I’m a “Hopeless Romantic” ...but I Don’t Believe in Soul Mates

I am a hopeless romantic and always root for love and for (healthy) relationships to work out. I love my husband—even when he annoys me to no end. I love long walks on the beach together, waking up early to watch the sunrise together and going on dates, etc. 

I truly believe my husband and I were meant to meet when we did and that everything happens for a reason. I believe it’s no coincidence he shares the same birth date as my dad and that we met on the anniversary of his grand mother’s (whose name was my absolute favorite at the time) death. 

When we met, there was a feeling, a spark of some sort. It’s hard to put into words just how it felt. But I knew something was different. And so did he — I mean he did reschedule his flight three times. 

It’s almost as if we just knew that we were it. But life has a way of happening and such, so there were doubts, as well, especially from all others who thought we were crazy to have met in Vegas. After all, I’m sure you know that famous Vegas tagline...

Still, we made it work. There were flowers, packages, presents, sad “see you laters” and serendipitous “hellos.” Our long distance days were really tough but they were also magical. I truly felt like I was living my favorite love story. Those days most definitely set a strong foundation for our marriage

Despite my homeless romanticism and love for my husband, I do not believe in soul mates. I don’t think I ever have. Here’s why:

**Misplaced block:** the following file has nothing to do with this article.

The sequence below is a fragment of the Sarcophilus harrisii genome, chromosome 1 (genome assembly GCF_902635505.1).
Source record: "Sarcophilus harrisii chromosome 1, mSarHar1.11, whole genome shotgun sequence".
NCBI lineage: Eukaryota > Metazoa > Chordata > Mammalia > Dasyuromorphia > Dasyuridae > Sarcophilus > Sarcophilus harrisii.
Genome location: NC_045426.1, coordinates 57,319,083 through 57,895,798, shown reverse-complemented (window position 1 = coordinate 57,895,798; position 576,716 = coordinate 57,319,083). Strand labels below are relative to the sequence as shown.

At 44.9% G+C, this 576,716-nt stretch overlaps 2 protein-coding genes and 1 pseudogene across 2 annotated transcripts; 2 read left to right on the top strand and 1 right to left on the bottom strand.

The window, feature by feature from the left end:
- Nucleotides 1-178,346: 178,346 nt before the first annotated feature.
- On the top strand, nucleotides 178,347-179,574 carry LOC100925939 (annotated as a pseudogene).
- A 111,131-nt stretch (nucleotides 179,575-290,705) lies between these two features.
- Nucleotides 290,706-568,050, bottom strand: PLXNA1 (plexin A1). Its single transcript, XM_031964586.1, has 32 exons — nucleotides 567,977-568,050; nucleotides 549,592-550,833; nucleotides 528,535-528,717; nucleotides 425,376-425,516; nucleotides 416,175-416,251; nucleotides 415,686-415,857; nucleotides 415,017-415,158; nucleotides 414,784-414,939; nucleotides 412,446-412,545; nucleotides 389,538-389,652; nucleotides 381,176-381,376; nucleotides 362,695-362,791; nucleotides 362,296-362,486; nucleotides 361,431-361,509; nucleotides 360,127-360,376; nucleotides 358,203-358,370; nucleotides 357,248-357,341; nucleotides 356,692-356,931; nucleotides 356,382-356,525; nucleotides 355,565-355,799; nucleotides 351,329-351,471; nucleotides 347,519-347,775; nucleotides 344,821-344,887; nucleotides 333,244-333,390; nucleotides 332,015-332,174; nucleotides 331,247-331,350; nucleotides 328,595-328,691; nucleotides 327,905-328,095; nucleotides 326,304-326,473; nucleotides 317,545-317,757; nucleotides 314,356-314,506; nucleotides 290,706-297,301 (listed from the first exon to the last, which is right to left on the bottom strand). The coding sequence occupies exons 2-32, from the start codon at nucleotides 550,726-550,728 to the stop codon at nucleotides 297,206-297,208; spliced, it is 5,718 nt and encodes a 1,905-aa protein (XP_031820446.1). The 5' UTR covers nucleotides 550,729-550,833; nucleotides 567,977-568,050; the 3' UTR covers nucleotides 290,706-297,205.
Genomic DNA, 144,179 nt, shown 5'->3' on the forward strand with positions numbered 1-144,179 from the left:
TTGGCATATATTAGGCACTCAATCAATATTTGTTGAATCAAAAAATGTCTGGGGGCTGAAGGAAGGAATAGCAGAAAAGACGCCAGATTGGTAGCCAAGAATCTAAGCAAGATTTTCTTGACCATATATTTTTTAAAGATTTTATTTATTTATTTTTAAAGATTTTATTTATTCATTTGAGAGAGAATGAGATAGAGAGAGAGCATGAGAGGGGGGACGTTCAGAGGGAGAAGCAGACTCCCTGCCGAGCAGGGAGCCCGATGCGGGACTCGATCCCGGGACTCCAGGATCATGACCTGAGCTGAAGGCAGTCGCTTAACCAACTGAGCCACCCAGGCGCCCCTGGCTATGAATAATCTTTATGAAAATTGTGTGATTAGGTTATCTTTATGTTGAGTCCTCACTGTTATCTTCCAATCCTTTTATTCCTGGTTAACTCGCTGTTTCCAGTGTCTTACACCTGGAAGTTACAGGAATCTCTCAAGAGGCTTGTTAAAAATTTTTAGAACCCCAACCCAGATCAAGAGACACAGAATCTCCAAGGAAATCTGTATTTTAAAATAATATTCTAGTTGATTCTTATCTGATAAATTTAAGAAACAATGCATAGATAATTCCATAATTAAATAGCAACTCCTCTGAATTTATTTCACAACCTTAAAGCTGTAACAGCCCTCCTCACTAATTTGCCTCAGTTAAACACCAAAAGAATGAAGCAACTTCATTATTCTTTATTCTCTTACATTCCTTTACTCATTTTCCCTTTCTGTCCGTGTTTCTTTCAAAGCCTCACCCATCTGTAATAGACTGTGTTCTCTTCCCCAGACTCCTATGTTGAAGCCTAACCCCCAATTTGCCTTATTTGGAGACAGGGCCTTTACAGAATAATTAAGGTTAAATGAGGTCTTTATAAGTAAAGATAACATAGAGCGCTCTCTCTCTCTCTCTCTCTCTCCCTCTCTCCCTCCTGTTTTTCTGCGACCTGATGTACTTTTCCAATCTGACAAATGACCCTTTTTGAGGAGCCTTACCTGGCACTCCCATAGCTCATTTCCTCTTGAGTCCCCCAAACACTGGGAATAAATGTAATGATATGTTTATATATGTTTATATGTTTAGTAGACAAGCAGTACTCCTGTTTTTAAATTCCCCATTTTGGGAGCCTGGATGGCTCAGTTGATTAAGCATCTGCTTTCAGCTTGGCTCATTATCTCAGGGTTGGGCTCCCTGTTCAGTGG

The idea of soul mates is too perfect given the complexities of human beings. 

As articulated in a recent TIME article

[T]he term ‘soulmate’ can be dangerous. It can connote perfectionism — and perfection in relationships is essentially unattainable. ‘If you believe in soulmates, then you are less likely to work through [problems] because this person was supposed to be perfect and everything was supposed to be easy,’ [psychology professor Gary W. Lewandowski Jr.] says. But being able to confront conflict as a couple is imperative to growing a healthy relationship, he added.

Relationships take work... lots and lots of work. There are disagreements, arguments, varying opinions and so on. Each partner is uniquely their own person and neither one is perfect. To me, if soul mates existed, none of this would be true. Instead, relationships would be perfect.  

While I don't believe in soul mates, however, I do believe in fate and being the loves of each other’s lives.  I believe in love -- true, everlasting, worth-all-the-work love. I believe in it because of what my husband and I have. 

This life we’ve built, the memories we’re creating and our boys we’ve made ... they are worth all the work and more. 

No comments